You can imagine the frustration of David’s generals and men. What is going on with David? Why is he so reluctant to lead? What has happened to the hero we knew? What happened to the young man who killed a thousand Philistines to win a bride? What happened to the shepherd boy who said to us, “Who is this uncircumcised Philistine that he should defy the armies of the living God?..You come against me with sword and spear and javelin, but I come against you in the name of the Lord Almighty, the God of the armies of Israel, whom you have defied. This day the Lord will hand you over to me, and I’ll strike you down and cut off your head.”
It’s not just age, is it? There is something else going on in David’s soul. He has lost his taste for leading. He has resigned himself to the consequences of his sin. Even in his response to the rape of Tamar there are no teeth in his anger.
It reminds me of the first lines in the play “King Lear”. Lear is aging and has had a long reign. He is looking to be relieved of the responsibilities but not the privileges and benefits of royalty.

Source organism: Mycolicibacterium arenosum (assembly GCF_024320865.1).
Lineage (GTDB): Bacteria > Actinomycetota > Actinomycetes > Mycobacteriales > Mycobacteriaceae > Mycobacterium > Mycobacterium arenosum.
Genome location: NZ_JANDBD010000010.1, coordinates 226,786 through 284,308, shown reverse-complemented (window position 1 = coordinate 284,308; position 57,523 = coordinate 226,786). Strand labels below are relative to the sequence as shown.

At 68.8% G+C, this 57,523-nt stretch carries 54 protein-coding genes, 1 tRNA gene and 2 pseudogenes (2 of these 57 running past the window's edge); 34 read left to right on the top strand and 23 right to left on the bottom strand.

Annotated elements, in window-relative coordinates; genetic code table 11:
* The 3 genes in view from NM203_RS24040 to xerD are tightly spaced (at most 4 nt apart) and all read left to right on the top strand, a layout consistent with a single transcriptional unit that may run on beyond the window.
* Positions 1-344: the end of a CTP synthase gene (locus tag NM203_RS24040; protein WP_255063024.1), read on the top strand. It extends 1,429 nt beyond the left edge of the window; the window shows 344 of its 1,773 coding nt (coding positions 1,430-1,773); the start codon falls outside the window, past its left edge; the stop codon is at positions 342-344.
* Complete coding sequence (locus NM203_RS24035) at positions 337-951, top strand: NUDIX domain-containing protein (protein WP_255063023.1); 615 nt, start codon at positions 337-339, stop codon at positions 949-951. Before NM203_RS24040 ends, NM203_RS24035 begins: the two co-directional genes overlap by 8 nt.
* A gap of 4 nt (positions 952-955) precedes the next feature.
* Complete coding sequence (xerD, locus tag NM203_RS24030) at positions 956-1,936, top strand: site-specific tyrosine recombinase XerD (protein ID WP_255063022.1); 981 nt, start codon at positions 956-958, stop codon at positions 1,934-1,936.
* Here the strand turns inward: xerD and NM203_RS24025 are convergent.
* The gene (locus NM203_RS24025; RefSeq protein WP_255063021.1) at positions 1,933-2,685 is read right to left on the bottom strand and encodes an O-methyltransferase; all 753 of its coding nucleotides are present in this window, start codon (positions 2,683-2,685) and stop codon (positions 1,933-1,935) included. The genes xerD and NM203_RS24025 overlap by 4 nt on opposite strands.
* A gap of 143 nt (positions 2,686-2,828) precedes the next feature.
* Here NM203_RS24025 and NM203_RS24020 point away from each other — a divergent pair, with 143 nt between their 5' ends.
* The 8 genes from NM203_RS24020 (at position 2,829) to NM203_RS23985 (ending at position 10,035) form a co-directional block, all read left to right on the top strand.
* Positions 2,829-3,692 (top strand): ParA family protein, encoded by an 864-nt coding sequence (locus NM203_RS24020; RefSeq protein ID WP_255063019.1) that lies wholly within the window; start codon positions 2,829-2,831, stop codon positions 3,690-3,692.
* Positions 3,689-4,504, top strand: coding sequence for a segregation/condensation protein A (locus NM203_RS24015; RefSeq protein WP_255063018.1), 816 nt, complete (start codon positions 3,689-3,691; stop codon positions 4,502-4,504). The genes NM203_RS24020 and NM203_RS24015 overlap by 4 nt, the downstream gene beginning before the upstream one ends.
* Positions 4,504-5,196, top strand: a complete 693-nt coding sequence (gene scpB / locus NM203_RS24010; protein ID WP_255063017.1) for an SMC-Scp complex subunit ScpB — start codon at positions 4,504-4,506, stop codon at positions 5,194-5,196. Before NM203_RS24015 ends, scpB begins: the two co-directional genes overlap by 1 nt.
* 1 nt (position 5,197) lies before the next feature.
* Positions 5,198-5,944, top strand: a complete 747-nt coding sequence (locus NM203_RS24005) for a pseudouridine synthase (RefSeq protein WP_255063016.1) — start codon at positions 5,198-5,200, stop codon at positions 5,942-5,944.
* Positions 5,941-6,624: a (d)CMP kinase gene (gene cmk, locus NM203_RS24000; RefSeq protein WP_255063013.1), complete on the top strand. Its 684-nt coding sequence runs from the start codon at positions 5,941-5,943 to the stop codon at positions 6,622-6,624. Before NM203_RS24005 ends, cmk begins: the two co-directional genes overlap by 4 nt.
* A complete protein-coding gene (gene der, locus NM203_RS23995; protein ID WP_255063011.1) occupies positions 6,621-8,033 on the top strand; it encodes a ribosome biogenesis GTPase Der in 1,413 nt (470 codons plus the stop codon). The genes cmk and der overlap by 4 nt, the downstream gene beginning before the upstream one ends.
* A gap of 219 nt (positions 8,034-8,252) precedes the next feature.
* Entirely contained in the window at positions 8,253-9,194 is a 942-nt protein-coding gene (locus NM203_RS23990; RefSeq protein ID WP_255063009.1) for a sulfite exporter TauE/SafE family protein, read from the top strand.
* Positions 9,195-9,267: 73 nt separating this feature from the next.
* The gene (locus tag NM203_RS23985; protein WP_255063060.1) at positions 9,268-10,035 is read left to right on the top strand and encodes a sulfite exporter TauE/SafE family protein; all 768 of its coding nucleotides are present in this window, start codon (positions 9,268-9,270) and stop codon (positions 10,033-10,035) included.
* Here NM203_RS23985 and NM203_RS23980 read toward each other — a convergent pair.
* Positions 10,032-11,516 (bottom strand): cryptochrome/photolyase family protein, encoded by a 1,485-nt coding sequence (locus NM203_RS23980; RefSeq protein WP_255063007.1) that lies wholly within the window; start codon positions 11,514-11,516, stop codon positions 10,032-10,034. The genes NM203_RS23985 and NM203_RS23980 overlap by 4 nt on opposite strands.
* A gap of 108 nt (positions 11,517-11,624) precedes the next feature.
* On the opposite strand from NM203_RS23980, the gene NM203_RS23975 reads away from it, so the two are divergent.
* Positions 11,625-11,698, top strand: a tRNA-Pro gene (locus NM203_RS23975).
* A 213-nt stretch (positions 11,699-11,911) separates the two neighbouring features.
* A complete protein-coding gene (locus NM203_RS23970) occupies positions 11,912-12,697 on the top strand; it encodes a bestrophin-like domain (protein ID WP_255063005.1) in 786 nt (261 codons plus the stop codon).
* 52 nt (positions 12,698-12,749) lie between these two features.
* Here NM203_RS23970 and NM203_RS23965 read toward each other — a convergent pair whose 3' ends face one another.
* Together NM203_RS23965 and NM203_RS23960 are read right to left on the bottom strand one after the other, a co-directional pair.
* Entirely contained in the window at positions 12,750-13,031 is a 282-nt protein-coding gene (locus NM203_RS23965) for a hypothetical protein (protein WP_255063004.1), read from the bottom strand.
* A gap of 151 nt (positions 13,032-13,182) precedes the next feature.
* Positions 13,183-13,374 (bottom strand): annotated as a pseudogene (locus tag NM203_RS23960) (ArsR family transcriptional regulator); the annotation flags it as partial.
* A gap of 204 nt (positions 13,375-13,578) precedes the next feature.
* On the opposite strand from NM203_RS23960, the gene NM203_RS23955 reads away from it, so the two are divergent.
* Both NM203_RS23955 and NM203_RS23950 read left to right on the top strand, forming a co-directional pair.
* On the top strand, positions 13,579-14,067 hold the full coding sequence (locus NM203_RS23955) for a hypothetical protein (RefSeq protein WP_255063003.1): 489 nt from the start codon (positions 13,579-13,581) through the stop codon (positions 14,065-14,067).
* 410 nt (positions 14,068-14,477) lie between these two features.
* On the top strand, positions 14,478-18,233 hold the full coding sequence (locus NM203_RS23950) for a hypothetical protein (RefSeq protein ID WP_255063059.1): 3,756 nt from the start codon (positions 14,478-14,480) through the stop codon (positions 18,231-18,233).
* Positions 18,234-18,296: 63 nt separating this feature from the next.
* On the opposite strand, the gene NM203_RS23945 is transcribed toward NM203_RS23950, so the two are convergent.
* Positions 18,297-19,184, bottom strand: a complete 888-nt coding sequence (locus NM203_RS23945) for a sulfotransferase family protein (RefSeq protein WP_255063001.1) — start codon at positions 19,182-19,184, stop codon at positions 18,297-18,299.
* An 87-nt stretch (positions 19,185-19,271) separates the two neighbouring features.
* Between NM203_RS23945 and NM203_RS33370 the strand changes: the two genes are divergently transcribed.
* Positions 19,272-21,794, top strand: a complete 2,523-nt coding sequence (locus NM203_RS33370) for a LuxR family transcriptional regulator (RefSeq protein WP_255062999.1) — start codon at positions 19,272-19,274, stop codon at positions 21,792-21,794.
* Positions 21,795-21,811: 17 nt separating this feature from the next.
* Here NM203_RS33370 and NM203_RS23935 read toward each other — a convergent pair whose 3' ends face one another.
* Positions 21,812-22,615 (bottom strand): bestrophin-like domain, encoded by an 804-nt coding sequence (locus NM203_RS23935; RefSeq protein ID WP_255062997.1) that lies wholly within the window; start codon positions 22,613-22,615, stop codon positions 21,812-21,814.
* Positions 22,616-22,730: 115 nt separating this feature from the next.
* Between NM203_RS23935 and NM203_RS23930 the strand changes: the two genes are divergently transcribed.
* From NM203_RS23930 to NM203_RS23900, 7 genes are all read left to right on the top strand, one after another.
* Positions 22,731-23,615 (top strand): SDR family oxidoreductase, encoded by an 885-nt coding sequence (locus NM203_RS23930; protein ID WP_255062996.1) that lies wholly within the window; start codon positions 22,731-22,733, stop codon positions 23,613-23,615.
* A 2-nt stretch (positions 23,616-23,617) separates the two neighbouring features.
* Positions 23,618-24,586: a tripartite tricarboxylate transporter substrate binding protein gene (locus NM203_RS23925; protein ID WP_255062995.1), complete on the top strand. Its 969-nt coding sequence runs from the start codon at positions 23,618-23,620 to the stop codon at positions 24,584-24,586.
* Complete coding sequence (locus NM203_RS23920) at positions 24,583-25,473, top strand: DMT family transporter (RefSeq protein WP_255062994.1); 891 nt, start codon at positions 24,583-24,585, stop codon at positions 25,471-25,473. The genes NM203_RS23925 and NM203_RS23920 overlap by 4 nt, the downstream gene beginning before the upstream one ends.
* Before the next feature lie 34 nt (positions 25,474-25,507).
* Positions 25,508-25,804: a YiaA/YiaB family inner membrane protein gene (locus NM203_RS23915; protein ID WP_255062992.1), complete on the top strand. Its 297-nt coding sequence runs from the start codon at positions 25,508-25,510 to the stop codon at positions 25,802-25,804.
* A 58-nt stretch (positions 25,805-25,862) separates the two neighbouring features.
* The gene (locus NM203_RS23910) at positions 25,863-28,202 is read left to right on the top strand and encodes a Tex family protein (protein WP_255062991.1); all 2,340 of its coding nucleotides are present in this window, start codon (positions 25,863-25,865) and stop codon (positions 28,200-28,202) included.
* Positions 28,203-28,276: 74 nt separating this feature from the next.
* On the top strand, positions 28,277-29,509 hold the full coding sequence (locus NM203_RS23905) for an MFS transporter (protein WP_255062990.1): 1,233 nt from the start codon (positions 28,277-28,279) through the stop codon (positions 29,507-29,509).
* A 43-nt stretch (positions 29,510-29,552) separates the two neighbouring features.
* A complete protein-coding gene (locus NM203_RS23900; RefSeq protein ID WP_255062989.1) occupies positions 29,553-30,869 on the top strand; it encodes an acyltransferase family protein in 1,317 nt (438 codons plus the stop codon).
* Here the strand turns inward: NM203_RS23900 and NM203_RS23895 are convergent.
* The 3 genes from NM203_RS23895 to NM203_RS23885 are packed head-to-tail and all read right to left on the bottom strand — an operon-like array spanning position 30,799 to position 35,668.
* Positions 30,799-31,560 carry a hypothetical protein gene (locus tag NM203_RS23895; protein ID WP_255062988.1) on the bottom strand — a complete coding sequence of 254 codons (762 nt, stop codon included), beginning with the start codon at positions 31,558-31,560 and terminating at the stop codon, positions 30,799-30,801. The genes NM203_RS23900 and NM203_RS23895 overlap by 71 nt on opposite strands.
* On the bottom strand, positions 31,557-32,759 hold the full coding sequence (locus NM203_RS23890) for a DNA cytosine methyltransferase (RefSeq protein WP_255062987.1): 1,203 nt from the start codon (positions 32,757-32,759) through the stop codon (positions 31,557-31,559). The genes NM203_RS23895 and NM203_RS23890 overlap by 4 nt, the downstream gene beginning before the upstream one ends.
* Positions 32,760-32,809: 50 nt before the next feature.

“Meantime we shall express our darker purpose.
Give me the map there. Know that we have divided
In three our kingdom: and ’tis our fast intent
To shake all cares and business from our age;
Conferring them on younger strengths, while we
Unburthen’d crawl toward death.”
There could not have been a worse time for David to shake all cares and business from himself and begin to crawl toward death. While he may not have seen it coming because either it was hidden from him by those around him or he refused to acknowledge it, the worst events of his life are on the horizon. He is about to be overthrown and forced to flee for his life.